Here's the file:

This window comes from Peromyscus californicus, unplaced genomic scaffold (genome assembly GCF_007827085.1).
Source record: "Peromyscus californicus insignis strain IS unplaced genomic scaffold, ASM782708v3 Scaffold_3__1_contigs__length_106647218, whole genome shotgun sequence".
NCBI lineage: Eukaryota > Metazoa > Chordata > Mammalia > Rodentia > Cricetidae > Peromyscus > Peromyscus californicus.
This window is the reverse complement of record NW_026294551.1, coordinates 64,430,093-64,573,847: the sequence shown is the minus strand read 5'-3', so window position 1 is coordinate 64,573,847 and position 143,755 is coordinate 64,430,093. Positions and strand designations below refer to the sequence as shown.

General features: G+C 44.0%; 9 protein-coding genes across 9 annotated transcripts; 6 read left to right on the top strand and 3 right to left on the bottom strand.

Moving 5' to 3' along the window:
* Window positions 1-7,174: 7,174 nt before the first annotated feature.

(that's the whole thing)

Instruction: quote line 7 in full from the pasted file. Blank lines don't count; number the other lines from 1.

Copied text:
* Window positions 1-7,174: 7,174 nt before the first annotated feature.